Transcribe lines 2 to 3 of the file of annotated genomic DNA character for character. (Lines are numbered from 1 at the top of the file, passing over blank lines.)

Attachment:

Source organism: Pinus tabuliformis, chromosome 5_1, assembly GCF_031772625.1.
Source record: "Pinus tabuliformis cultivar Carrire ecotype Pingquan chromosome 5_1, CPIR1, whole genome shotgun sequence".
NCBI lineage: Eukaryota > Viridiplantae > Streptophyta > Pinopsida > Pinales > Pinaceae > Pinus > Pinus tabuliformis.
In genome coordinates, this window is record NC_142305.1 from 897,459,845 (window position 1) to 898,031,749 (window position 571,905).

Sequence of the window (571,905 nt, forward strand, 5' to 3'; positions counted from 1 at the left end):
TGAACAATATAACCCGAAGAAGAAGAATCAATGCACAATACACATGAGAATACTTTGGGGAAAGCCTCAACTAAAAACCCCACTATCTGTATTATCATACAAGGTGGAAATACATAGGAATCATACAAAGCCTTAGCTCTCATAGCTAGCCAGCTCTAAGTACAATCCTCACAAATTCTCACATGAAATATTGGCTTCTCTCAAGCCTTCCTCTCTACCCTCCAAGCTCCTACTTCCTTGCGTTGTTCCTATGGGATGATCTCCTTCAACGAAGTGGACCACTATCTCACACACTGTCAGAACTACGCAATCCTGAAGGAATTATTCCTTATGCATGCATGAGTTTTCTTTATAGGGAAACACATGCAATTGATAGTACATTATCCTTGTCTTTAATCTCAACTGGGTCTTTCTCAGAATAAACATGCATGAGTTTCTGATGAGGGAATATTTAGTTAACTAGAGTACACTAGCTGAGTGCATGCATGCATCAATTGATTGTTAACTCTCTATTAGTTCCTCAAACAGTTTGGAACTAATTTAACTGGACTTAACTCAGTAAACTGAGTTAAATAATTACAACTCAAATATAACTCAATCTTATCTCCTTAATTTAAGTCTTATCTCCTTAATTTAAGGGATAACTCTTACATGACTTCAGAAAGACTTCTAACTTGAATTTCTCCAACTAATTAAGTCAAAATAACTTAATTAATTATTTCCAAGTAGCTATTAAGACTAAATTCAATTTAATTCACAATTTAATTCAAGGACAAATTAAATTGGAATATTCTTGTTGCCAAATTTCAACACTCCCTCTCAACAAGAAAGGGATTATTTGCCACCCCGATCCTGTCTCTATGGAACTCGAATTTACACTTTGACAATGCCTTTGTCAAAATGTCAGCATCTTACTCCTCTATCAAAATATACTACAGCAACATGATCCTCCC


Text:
Source record: "Pinus tabuliformis cultivar Carrire ecotype Pingquan chromosome 5_1, CPIR1, whole genome shotgun sequence".
NCBI lineage: Eukaryota > Viridiplantae > Streptophyta > Pinopsida > Pinales > Pinaceae > Pinus > Pinus tabuliformis.